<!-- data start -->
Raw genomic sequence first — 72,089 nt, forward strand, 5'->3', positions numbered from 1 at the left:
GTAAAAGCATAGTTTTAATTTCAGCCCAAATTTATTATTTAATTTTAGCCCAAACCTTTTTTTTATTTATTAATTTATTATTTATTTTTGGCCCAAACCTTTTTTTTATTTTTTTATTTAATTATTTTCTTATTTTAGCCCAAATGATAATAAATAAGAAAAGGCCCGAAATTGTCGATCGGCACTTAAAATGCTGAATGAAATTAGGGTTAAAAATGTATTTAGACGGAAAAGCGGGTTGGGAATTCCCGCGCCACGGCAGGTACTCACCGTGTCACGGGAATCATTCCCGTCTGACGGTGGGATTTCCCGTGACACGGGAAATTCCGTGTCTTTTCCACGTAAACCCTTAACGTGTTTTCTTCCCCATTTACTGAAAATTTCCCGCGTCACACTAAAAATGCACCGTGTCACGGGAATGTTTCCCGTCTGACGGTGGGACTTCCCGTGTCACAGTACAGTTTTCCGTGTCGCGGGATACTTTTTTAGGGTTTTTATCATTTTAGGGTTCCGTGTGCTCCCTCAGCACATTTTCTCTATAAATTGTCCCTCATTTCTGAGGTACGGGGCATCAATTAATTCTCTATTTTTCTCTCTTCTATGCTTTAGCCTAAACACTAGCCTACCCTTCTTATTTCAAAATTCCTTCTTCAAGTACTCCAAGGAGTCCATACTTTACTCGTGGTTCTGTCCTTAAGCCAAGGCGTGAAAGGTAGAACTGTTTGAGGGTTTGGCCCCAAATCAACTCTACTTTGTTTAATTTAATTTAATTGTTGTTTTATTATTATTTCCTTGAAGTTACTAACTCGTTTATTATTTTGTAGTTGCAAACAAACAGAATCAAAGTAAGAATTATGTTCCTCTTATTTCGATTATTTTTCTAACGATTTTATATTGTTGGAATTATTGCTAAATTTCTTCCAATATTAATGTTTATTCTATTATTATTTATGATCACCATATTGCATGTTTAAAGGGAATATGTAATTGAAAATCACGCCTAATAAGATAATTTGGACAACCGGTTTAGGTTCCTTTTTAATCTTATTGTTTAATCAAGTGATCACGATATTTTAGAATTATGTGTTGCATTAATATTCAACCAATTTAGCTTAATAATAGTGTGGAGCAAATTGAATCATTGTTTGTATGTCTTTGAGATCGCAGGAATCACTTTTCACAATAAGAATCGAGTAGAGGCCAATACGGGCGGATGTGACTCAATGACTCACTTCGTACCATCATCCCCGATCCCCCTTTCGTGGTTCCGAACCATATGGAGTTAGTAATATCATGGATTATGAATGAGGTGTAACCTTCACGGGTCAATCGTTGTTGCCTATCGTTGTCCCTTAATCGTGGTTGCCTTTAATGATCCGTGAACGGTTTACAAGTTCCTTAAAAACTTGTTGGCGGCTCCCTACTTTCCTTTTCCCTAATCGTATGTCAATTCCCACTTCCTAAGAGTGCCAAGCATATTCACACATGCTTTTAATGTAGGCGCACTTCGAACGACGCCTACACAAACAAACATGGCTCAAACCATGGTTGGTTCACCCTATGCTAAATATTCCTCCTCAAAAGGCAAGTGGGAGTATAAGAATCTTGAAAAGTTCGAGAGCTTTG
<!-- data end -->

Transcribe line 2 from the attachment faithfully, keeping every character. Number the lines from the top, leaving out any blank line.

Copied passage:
GTAAAAGCATAGTTTTAATTTCAGCCCAAATTTATTATTTAATTTTAGCCCAAACCTTTTTTTTATTTATTAATTTATTATTTATTTTTGGCCCAAACCTTTTTTTTATTTTTTTATTTAATTATTTTCTTATTTTAGCCCAAATGATAATAAATAAGAAAAGGCCCGAAATTGTCGATCGGCACTTAAAATGCTGAATGAAATTAGGGTTAAAAATGTATTTAGACGGAAAAGCGGGTTGGGAATTCCCGCGCCACGGCAGGTACTCACCGTGTCACGGGAATCATTCCCGTCTGACGGTGGGATTTCCCGTGACACGGGAAATTCCGTGTCTTTTCCACGTAAACCCTTAACGTGTTTTCTTCCCCATTTACTGAAAATTTCCCGCGTCACACTAAAAATGCACCGTGTCACGGGAATGTTTCCCGTCTGACGGTGGGACTTCCCGTGTCACAGTACAGTTTTCCGTGTCGCGGGATACTTTTTTAGGGTTTTTATCATTTTAGGGTTCCGTGTGCTCCCTCAGCACATTTTCTCTATAAATTGTCCCTCATTTCTGAGGTACGGGGCATCAATTAATTCTCTATTTTTCTCTCTTCTATGCTTTAGCCTAAACACTAGCCTACCCTTCTTATTTCAAAATTCCTTCTTCAAGTACTCCAAGGAGTCCATACTTTACTCGTGGTTCTGTCCTTAAGCCAAGGCGTGAAAGGTAGAACTGTTTGAGGGTTTGGCCCCAAATCAACTCTACTTTGTTTAATTTAATTTAATTGTTGTTTTATTATTATTTCCTTGAAGTTACTAACTCGTTTATTATTTTGTAGTTGCAAACAAACAGAATCAAAGTAAGAATTATGTTCCTCTTATTTCGATTATTTTTCTAACGATTTTATATTGTTGGAATTATTGCTAAATTTCTTCCAATATTAATGTTTATTCTATTATTATTTATGATCACCATATTGCATGTTTAAAGGGAATATGTAATTGAAAATCACGCCTAATAAGATAATTTGGACAACCGGTTTAGGTTCCTTTTTAATCTTATTGTTTAATCAAGTGATCACGATATTTTAGAATTATGTGTTGCATTAATATTCAACCAATTTAGCTTAATAATAGTGTGGAGCAAATTGAATCATTGTTTGTATGTCTTTGAGATCGCAGGAATCACTTTTCACAATAAGAATCGAGTAGAGGCCAATACGGGCGGATGTGACTCAATGACTCACTTCGTACCATCATCCCCGATCCCCCTTTCGTGGTTCCGAACCATATGGAGTTAGTAATATCATGGATTATGAATGAGGTGTAACCTTCACGGGTCAATCGTTGTTGCCTATCGTTGTCCCTTAATCGTGGTTGCCTTTAATGATCCGTGAACGGTTTACAAGTTCCTTAAAAACTTGTTGGCGGCTCCCTACTTTCCTTTTCCCTAATCGTATGTCAATTCCCACTTCCTAAGAGTGCCAAGCATATTCACACATGCTTTTAATGTAGGCGCACTTCGAACGACGCCTACACAAACAAACATGGCTCAAACCATGGTTGGTTCACCCTATGCTAAATATTCCTCCTCAAAAGGCAAGTGGGAGTATAAGAATCTTGAAAAGTTCGAGAGCTTTG